Blooming Grove is significant for its association with Frank Mandeville Rogers (1857-1945) and his efforts to promote the growing of Bright Leaf tobacco in South Carolina. Rogers, who managed Blooming Grove plantation from about 1910 to 1945, was one of the first South Carolinians to successfully experiment with growing and curing Bright Leaf tobacco in the Pee Dee. Rogers influenced other farmers to grow tobacco, and it soon rivaled and even surpassed cotton as a cash crop, serving as a boon to the lagging agricultural economy. Blooming Grove is also significant as an example of an Early Classical Revival house with alterations in the early and late nineteenth and early twentieth centuries. The plantation house was originally constructed ca. 1790 by Cornelius Mandeville, and a two-story addition was made to the right (north) of the house between 1800 and 1820. Constructed in the I-House form, a house type popular with farmers and planters for its impressive, two-story façade, Blooming Grove features the shallow depth (one room) that avoided excessive expense, another important factor during the period. Distinctive features include the two-story portico, pilaster-like corner boards, and dentil molding and flat frieze along the roofline. A brick-lined well located at the rear of the house and covered with a mid-twentieth century concrete slab also contributes to the historic character of the property. Listed in the National Register June 1, 2005.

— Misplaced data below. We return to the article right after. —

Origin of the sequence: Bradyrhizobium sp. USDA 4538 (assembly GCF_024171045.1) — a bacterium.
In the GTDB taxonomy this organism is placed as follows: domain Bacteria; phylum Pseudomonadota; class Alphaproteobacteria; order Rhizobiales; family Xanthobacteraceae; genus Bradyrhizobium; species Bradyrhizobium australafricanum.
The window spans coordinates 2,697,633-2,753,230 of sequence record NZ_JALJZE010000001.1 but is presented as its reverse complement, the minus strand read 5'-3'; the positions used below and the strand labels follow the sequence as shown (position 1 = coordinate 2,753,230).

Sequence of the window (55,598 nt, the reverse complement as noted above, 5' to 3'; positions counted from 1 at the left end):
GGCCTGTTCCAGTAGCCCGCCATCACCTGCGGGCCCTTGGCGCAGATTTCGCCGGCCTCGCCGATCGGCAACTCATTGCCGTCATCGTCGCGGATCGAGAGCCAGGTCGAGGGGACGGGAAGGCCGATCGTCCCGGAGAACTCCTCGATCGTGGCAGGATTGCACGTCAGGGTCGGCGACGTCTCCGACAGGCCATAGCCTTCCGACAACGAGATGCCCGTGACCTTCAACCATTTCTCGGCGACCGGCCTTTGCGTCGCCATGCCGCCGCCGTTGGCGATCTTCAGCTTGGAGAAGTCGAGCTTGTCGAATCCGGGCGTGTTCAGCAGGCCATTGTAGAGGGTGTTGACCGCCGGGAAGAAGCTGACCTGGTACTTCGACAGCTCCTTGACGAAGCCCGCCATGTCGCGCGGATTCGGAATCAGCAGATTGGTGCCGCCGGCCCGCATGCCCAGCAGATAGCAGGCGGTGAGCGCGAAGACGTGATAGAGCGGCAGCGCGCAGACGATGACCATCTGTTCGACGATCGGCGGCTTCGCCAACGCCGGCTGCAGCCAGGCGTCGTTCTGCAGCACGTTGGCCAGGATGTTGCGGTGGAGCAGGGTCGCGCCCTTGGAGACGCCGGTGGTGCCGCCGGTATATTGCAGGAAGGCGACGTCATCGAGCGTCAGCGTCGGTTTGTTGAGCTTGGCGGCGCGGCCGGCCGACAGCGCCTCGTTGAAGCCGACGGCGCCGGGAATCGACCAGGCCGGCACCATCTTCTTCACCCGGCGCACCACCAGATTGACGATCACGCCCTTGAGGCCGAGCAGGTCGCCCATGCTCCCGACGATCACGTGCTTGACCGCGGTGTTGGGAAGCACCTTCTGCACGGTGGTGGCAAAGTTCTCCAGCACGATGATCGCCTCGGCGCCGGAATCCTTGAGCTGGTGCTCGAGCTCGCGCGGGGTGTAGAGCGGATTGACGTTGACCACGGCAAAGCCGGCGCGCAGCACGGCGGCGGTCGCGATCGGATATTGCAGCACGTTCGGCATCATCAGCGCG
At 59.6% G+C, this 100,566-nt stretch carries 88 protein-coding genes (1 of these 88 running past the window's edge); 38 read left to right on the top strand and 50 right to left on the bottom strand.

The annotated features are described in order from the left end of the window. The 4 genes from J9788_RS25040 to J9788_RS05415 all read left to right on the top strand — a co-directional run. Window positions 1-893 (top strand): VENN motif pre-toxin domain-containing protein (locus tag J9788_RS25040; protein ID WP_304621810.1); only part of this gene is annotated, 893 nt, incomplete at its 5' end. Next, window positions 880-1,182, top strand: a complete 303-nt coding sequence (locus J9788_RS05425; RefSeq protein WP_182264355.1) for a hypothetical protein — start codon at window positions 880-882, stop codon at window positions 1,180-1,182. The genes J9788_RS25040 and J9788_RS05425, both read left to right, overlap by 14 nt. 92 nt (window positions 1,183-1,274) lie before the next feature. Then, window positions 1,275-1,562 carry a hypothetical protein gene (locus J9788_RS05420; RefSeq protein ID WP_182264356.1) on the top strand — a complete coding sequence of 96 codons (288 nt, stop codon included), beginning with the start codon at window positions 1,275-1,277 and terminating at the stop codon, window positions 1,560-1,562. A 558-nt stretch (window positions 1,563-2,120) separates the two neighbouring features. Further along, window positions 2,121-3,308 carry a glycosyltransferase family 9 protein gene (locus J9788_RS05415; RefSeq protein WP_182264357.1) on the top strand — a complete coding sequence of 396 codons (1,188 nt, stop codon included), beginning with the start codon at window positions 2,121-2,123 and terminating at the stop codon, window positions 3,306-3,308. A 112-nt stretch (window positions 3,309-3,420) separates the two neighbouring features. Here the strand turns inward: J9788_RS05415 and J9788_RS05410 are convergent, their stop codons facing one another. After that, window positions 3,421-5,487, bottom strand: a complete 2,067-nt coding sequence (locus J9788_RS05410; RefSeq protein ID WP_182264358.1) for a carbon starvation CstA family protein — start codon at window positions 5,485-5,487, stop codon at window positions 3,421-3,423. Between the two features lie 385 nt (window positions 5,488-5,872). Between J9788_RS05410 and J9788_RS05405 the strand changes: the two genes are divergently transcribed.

Florence County's Historic Register LandmarksHistoric Landmarks of South Carolina's CoastSouth CarolinaSouth Carolina Historic HomeSouth Carolina National Historic RegisterBloomingGrove